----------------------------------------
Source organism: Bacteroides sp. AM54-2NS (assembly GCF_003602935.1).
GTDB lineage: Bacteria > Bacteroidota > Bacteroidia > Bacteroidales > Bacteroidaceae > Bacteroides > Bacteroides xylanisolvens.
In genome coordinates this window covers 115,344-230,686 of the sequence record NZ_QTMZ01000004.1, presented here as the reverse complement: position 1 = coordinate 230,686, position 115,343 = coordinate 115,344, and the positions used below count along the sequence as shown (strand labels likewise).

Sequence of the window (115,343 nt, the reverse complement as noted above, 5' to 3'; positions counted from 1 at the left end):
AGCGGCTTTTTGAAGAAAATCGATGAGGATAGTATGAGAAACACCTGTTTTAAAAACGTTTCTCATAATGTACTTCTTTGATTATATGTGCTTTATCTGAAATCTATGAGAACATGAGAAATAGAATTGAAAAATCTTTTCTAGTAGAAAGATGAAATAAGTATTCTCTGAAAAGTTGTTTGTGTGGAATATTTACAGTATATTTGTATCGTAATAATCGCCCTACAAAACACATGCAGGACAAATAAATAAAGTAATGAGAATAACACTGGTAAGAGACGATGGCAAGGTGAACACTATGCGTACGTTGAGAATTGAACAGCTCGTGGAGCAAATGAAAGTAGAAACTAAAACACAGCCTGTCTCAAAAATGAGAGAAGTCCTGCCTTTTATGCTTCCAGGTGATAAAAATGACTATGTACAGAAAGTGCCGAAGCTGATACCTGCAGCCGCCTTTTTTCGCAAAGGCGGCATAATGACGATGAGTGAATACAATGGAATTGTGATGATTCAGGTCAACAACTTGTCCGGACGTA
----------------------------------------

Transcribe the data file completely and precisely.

Source organism: Bacteroides sp. AM54-2NS (assembly GCF_003602935.1).
GTDB lineage: Bacteria > Bacteroidota > Bacteroidia > Bacteroidales > Bacteroidaceae > Bacteroides > Bacteroides xylanisolvens.
In genome coordinates this window covers 115,344-230,686 of the sequence record NZ_QTMZ01000004.1, presented here as the reverse complement: position 1 = coordinate 230,686, position 115,343 = coordinate 115,344, and the positions used below count along the sequence as shown (strand labels likewise).

Sequence of the window (115,343 nt, the reverse complement as noted above, 5' to 3'; positions counted from 1 at the left end):
AGCGGCTTTTTGAAGAAAATCGATGAGGATAGTATGAGAAACACCTGTTTTAAAAACGTTTCTCATAATGTACTTCTTTGATTATATGTGCTTTATCTGAAATCTATGAGAACATGAGAAATAGAATTGAAAAATCTTTTCTAGTAGAAAGATGAAATAAGTATTCTCTGAAAAGTTGTTTGTGTGGAATATTTACAGTATATTTGTATCGTAATAATCGCCCTACAAAACACATGCAGGACAAATAAATAAAGTAATGAGAATAACACTGGTAAGAGACGATGGCAAGGTGAACACTATGCGTACGTTGAGAATTGAACAGCTCGTGGAGCAAATGAAAGTAGAAACTAAAACACAGCCTGTCTCAAAAATGAGAGAAGTCCTGCCTTTTATGCTTCCAGGTGATAAAAATGACTATGTACAGAAAGTGCCGAAGCTGATACCTGCAGCCGCCTTTTTTCGCAAAGGCGGCATAATGACGATGAGTGAATACAATGGAATTGTGATGATTCAGGTCAACAACTTGTCCGGACGTA